For this section, the Starfield IEMs are paired with the stock cable and put through over 300 hours of continuous playback since they arrived. The above ensures during the review period, the sound characteristics of the IEMs have reached their maturity, and there would be little or no further changes.
Two portable set-ups were employed in this review.
- The Dethonray DTR1 Prelude player paired with its headphone amplifier companion HDA-HA2, through a Toxic Cables Silver Widow interconnect.
- The FiiO M6 music player paired with Venture Electronics RA2BL balanced amplifier (using its single-ended output)
Let me start by saying the Starfield IEMs has perhaps one of the most unique sounds in its class and price bracket (USD109.99).
Why is this so? Many IEMs in this price bracket (below and higher), have one thing in common, and that is to “do it all” and try to please everyone. End of the day, these IEMs become just one of the many “good but as good as the other” IEMs in this very competitive space.
MoonDrop’s Starfield is a brave foot forward distinguishing itself from the competition by offering something entirely different.
Once the Starfield rests in my ears and press play, I was greeted by a pleasant tuning that has a combination of an almost balanced and musical character.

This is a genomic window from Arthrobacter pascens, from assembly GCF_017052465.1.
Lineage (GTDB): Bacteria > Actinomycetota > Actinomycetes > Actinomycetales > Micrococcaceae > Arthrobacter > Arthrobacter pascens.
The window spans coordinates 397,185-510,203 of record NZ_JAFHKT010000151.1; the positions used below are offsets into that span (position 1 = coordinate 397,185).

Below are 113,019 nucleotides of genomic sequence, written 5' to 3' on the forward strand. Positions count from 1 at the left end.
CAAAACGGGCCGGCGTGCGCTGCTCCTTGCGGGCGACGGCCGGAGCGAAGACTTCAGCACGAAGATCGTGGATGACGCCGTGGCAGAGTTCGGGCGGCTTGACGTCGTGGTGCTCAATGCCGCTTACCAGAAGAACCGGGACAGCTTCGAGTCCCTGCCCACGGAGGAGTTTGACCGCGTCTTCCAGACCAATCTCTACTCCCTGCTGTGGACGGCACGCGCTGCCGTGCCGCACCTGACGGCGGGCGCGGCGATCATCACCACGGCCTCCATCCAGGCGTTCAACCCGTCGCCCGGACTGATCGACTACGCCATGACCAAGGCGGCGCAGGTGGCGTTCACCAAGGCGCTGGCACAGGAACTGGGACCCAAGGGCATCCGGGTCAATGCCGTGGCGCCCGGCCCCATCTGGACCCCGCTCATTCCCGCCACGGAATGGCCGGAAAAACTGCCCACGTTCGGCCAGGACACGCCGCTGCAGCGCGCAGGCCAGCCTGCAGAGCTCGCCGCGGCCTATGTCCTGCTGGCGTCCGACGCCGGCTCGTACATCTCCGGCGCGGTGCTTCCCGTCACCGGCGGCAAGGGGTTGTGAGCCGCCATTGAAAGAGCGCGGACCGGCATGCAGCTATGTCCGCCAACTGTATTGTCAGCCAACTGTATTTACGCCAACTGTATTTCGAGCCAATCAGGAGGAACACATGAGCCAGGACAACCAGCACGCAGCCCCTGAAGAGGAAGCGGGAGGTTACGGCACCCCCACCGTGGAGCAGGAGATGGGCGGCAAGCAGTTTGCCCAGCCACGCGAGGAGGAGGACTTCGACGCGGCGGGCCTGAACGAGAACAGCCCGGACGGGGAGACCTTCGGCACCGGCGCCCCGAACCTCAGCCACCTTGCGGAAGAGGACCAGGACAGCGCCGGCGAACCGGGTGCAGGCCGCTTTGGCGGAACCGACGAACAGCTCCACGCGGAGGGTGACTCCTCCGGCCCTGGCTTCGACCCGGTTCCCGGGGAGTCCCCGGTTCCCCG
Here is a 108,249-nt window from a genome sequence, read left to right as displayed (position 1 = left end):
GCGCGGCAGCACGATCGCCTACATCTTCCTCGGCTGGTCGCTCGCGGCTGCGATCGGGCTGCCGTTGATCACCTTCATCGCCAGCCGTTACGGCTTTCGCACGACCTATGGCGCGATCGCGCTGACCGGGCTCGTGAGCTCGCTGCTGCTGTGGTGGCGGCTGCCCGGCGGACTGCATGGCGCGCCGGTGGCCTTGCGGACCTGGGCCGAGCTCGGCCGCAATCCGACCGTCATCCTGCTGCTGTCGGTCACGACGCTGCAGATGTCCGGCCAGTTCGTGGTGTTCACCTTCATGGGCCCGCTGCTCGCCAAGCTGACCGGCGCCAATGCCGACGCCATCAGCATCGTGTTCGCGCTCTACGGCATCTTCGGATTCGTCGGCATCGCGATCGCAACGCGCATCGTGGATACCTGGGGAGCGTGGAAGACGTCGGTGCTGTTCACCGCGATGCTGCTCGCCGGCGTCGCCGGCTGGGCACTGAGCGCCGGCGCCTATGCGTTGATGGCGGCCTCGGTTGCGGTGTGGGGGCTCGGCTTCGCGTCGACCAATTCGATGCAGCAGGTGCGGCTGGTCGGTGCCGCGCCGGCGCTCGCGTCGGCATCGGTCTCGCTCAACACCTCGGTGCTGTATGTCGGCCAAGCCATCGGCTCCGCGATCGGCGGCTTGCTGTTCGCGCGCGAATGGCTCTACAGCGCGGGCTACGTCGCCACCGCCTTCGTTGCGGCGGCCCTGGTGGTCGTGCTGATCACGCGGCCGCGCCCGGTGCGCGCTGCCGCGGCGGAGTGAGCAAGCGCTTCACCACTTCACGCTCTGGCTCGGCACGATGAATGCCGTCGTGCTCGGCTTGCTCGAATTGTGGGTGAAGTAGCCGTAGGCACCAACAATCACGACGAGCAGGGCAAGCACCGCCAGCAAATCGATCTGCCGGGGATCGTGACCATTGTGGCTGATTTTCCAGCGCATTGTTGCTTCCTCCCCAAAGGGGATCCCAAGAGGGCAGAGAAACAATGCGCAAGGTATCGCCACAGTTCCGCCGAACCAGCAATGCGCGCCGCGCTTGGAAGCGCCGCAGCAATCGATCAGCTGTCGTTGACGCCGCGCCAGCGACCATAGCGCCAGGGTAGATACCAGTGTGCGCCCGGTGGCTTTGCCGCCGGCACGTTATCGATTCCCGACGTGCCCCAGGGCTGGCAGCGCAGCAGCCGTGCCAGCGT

The highs are crystal clear, yet easy on the ears and fade off inoffensively even on more harsher tracks (with electric guitars shredding). There’s an almost effortless feel to how the treble is done — relaxed yet very clear if it makes any sense.
The imagining and staging pretty good too and Kanas Pro users would be familiar with them, are also present in the Starfield. These are exhibited in the Enigma’s Callas Went Away track, where the running water, chirping birds, and childlike vocals panning from left to right and back.
It has an almost focused characteristic in the mids. The vocals features have a unique flavour that’s slightly sweet, lush and engaging, yet tends towards a bit more laid back. Nuances in the singer’s voice can be heard. The decay in the mids has a good trail, which brings you into the focus of the singer’s voice. The magic is when playing string instruments and piano tracks. With every pluck of the string or hitting the key, the music pulls you in slowly, and you’re caught in its rapture till the music ends.
The lows have more energy in the mid-bass region where the drums thump with short rubble without being in your face. Sub-bass is light, and I’d say more like the “subwoofer lite” effect. The bass hits and quickly fades off.
Overall, the Starfield exhibits a more laid back presentation of the music we are familiar with. Not too much but just enough to give the music we’re familiar with, a new perspective. The music, besides being laid back, has a more lush and delicate approach, with the bass reminding us there’s still some excitement and energy as well.
With the Starfield, I can see myself sitting down in the open porch, a glass of drink to chill, looking into the calm sky or clear night, and let the music plays on endless hours.
It doesn’t get any better than that.
Overall is still a signature high quality of work by MoonDrop.